Every cuisine has its signature sauce, and the staple of northern Italy’s Bologna is a thick, full-bodied meat sauce. Ragu, as the Bolognese call their celebrated sauce, is characterized by a mellow, gentle, comfortable flavor that marries gastronomically well with a broad noodle slightly wider than fettuccine known as tagliatelle.
In her book “Essentials of Classic Italian Cooking,” Marcella Hazan devotes three pages to the preparation of Bolognese meat sauce. Hazan emphasizes that any cook can achieve the rich and mellow flavors of this classic sauce. She recommends using meat that is not too lean, as the more marbled it is, the sweeter the ragu.
I like to use a combination of ground beef, venison and pork. Ground turkey, chicken, veal and even rabbit works too. The addition of a cured meat like chopped bacon, pancetta or pepperoni enhances the richness of this pasta sauce.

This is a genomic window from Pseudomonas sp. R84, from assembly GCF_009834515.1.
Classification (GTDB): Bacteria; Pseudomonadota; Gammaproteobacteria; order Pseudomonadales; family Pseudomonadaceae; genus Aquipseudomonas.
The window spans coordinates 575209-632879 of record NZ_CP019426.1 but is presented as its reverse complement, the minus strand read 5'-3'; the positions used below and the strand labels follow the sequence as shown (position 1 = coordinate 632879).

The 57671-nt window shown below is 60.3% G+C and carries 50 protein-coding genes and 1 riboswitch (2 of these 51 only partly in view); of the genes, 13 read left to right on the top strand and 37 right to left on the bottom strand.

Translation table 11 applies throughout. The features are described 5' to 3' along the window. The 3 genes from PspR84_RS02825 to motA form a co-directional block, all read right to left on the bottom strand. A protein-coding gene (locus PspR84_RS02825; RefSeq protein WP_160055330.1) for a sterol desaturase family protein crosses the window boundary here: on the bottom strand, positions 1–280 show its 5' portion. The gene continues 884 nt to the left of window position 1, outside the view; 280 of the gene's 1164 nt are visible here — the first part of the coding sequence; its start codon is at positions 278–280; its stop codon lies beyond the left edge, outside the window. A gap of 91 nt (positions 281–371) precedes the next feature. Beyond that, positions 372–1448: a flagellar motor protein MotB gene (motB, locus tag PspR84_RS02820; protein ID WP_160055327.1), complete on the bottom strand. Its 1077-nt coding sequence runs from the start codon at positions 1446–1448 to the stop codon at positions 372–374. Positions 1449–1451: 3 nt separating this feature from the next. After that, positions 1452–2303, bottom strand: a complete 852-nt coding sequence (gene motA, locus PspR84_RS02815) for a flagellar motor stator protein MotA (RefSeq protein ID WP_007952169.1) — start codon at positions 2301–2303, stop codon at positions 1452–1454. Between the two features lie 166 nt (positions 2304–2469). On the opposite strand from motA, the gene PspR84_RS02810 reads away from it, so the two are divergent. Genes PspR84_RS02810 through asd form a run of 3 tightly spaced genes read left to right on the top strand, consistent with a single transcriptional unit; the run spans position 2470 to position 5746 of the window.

Cooking the meat in milk before adding the wine and tomatoes mellows their acidic bite. Hazen also recommends using a very heavy pot that retains heat. I find that an enameled cast-iron pan works best. Aluminum pots or ones with reactive surfaces should never be used, as the acidity of the sauce reacts with the pot, creating a bitter aftertaste.
The final stage of preparation for Bolognese meat sauce is in the cooking. A proper ragu is never rushed and takes several hours to cook. With a good, heavy pot this is a very forgiving sauce that will simmer gently on the back of the wood stove, perfuming the house with its heady, meaty fragrance. You can turn the heat off whenever you need to leave it, and resume cooking when you return.
Bolognese meat sauce safely stores in the refrigerator for several days. This recipe makes a large batch and freezes extremely well. Use this ragu to prepare lasagna, or toss with tortellini, rigatoni or fusilli. After a long, winter day away from home, nothing restores the soul quite like a good plate of pasta with Bolognese meat sauce.